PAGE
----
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Two promising German scholars win fellowships to study at UI

Andrea Lynn, Humanities Editor
(217) 333-2177; a-lynn@illinois.edu

5/16/2000

CHAMPAIGN, Ill. -- Two promising young German scholars have won prestigious fellowships from a German foundation to work at the University of Illinois on the correspondence of two of the most brilliant German humanists of the 19th century.

The scholars, Stephan Heilen and Markus Dubischar, are recipients of the Feodor Lynen Fellowships of the Alexander von Humboldt Foundation of Bonn. They are working in the UI classics department with their host, classics professor William M. Calder III, on a project to publish the first edition of the correspondence between Ulrich von Wilamowitz-Moellendorff and Georg Kaibel.

Fellows are chosen on the basis of their projects and the eminence of their host professors and departments. Heilen and Dubischar will work at the UI for a year. Olms/Weidmann Verlag in Hildesheim will publish their edition of the correspondence.

Heilen is an authority on ancient astrology and astronomy. His 700-page dissertation is the first edition of a newly discovered Renaissance poem in Latin that is a Christian rewriting of Lucretius' "On the Nature of the Universe." Heilen holds a doctorate degree in classical philology with a double summa cum laude from the University of MŸnster.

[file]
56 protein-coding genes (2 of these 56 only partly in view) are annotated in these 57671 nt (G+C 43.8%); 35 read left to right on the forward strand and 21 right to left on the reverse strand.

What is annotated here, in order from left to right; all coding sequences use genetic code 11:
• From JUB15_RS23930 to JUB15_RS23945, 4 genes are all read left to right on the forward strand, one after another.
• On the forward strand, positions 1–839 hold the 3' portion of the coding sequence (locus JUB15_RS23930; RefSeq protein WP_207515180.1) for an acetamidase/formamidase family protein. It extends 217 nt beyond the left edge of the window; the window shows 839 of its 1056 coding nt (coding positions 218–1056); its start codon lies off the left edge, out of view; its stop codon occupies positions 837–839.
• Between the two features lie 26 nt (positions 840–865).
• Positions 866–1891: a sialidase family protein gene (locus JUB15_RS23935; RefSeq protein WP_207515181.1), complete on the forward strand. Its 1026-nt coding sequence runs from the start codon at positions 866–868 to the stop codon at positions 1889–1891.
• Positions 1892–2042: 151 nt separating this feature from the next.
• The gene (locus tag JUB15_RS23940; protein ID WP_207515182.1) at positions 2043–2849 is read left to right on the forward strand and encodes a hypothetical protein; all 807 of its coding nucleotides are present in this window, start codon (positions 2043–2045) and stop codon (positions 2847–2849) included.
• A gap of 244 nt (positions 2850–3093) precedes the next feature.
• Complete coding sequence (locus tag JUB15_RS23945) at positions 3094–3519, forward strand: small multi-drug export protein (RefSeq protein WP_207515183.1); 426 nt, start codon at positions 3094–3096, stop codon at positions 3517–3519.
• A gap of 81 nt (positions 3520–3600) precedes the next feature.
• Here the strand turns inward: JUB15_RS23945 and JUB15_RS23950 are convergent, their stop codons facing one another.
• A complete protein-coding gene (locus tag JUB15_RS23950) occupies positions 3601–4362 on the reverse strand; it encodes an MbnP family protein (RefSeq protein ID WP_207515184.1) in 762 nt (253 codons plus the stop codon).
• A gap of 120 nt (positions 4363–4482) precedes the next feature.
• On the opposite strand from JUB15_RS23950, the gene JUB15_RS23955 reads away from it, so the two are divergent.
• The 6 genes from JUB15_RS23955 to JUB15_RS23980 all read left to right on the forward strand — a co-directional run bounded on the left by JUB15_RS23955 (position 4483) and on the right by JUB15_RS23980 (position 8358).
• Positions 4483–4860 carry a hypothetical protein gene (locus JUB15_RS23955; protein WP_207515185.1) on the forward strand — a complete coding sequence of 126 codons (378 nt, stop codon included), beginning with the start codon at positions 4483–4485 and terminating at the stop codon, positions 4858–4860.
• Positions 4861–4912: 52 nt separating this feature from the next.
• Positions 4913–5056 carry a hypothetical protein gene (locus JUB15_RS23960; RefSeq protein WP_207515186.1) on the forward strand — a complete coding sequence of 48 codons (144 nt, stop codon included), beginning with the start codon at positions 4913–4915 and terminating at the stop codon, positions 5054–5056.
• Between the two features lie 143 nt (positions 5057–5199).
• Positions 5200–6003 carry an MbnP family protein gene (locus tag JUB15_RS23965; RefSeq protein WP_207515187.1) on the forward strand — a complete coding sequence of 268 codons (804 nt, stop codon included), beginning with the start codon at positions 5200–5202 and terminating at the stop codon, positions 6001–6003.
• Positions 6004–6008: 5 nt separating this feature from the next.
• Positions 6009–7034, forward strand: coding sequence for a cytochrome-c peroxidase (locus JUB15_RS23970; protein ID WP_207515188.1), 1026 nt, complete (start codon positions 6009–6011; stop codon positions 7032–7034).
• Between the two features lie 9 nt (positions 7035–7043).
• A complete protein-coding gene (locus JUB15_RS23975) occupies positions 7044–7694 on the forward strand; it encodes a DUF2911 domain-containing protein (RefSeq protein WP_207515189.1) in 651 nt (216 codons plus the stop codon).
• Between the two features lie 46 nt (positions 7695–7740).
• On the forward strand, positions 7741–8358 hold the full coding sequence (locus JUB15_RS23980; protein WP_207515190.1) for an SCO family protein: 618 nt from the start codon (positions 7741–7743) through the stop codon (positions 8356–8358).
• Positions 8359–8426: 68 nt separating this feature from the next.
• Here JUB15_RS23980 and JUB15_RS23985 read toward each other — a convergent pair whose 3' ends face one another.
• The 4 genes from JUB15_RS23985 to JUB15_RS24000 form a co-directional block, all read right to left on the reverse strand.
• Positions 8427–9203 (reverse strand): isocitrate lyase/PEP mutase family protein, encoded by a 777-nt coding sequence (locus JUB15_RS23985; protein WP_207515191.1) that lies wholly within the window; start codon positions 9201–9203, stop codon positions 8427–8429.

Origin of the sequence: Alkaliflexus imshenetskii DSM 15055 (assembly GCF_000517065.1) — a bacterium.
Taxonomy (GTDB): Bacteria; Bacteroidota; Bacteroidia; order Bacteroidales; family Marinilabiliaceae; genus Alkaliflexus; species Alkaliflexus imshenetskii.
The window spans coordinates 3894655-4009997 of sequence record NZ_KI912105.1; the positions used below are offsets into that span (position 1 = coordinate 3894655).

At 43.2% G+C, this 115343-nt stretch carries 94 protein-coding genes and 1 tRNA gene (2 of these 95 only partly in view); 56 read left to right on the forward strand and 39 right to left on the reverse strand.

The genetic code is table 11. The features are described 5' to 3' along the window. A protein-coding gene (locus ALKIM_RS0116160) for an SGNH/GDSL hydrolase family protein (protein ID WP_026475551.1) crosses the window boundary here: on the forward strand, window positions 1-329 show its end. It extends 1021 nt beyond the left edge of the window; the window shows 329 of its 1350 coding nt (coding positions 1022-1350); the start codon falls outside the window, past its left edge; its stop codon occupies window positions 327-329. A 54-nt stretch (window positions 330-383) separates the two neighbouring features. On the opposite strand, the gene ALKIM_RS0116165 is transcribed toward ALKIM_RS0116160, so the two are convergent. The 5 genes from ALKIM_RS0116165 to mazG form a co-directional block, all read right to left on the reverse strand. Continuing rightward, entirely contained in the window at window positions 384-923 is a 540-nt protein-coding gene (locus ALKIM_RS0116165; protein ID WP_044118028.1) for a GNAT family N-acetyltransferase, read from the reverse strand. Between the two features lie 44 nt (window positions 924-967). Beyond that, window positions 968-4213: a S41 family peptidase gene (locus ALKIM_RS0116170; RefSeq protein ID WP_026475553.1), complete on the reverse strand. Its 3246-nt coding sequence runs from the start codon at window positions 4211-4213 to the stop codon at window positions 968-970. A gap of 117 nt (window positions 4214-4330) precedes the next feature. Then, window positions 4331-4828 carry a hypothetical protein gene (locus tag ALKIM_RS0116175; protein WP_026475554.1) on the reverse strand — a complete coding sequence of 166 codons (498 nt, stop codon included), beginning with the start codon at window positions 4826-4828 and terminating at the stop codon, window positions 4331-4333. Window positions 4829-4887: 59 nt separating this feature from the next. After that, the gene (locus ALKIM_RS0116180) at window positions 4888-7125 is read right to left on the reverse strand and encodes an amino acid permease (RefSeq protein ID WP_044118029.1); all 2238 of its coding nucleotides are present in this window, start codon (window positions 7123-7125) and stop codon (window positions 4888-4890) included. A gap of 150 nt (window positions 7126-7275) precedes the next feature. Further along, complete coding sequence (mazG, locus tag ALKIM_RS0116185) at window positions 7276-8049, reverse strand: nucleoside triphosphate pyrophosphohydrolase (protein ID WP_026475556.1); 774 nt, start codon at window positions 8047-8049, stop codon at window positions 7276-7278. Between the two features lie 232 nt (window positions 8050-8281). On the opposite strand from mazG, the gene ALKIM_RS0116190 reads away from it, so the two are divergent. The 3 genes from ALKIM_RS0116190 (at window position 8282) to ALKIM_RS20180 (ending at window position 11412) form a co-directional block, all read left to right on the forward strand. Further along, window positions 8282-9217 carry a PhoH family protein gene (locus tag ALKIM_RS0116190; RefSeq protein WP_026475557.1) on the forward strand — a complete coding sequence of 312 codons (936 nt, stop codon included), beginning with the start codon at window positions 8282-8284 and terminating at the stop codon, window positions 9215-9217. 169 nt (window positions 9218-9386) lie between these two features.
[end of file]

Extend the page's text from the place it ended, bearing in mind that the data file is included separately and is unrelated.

Dubischar, who holds a doctorate with a double summa cum laude from the University of Griefswald, wrote his dissertation on the Greek tragedian Euripides.

Calder, the W.A. Abbott Oldfather Professor of the Classics, is a world authority on Heinrich Schliemann, the 19th century German archaeologist of Troy, and in particular, on several of the frauds perpetrated by Schliemann.

The UI classics department is the only classics department in the United States selected to host a Lynen fellow this year. Some 130 new Lynen fellows currently are pursing their projects at sites worldwide.